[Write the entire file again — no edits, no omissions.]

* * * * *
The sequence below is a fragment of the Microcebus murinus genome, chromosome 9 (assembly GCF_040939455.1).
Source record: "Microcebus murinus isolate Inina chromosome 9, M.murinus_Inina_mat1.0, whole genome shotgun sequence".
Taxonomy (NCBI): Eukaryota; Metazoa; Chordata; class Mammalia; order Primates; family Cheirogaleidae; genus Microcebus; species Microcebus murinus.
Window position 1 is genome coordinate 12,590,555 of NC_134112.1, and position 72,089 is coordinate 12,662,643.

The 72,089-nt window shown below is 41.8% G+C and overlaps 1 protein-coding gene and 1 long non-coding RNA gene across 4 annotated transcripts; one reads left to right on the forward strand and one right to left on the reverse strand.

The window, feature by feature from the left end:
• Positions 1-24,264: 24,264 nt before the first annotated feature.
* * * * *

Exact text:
The sequence below is a fragment of the Microcebus murinus genome, chromosome 9 (assembly GCF_040939455.1).
Source record: "Microcebus murinus isolate Inina chromosome 9, M.murinus_Inina_mat1.0, whole genome shotgun sequence".
Taxonomy (NCBI): Eukaryota; Metazoa; Chordata; class Mammalia; order Primates; family Cheirogaleidae; genus Microcebus; species Microcebus murinus.
Window position 1 is genome coordinate 12,590,555 of NC_134112.1, and position 72,089 is coordinate 12,662,643.

The 72,089-nt window shown below is 41.8% G+C and overlaps 1 protein-coding gene and 1 long non-coding RNA gene across 4 annotated transcripts; one reads left to right on the forward strand and one right to left on the reverse strand.

The window, feature by feature from the left end:
• Positions 1-24,264: 24,264 nt before the first annotated feature.